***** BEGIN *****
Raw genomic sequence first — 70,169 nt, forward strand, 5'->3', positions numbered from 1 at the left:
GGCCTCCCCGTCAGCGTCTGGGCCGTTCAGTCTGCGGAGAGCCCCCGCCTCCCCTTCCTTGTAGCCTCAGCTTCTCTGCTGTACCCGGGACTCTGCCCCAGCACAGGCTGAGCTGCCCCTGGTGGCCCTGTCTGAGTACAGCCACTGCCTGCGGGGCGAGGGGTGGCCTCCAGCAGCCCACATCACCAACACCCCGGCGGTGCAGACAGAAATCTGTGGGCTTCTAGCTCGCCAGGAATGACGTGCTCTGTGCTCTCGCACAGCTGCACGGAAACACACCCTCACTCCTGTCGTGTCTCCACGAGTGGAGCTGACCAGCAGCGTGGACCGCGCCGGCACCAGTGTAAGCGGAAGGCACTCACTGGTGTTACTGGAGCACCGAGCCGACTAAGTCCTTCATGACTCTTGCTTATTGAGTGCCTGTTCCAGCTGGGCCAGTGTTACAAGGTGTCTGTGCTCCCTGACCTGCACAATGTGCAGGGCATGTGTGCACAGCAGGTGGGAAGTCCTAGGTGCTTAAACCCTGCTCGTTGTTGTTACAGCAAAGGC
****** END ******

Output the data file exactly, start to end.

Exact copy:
Raw genomic sequence first — 70,169 nt, forward strand, 5'->3', positions numbered from 1 at the left:
GGCCTCCCCGTCAGCGTCTGGGCCGTTCAGTCTGCGGAGAGCCCCCGCCTCCCCTTCCTTGTAGCCTCAGCTTCTCTGCTGTACCCGGGACTCTGCCCCAGCACAGGCTGAGCTGCCCCTGGTGGCCCTGTCTGAGTACAGCCACTGCCTGCGGGGCGAGGGGTGGCCTCCAGCAGCCCACATCACCAACACCCCGGCGGTGCAGACAGAAATCTGTGGGCTTCTAGCTCGCCAGGAATGACGTGCTCTGTGCTCTCGCACAGCTGCACGGAAACACACCCTCACTCCTGTCGTGTCTCCACGAGTGGAGCTGACCAGCAGCGTGGACCGCGCCGGCACCAGTGTAAGCGGAAGGCACTCACTGGTGTTACTGGAGCACCGAGCCGACTAAGTCCTTCATGACTCTTGCTTATTGAGTGCCTGTTCCAGCTGGGCCAGTGTTACAAGGTGTCTGTGCTCCCTGACCTGCACAATGTGCAGGGCATGTGTGCACAGCAGGTGGGAAGTCCTAGGTGCTTAAACCCTGCTCGTTGTTGTTACAGCAAAGGC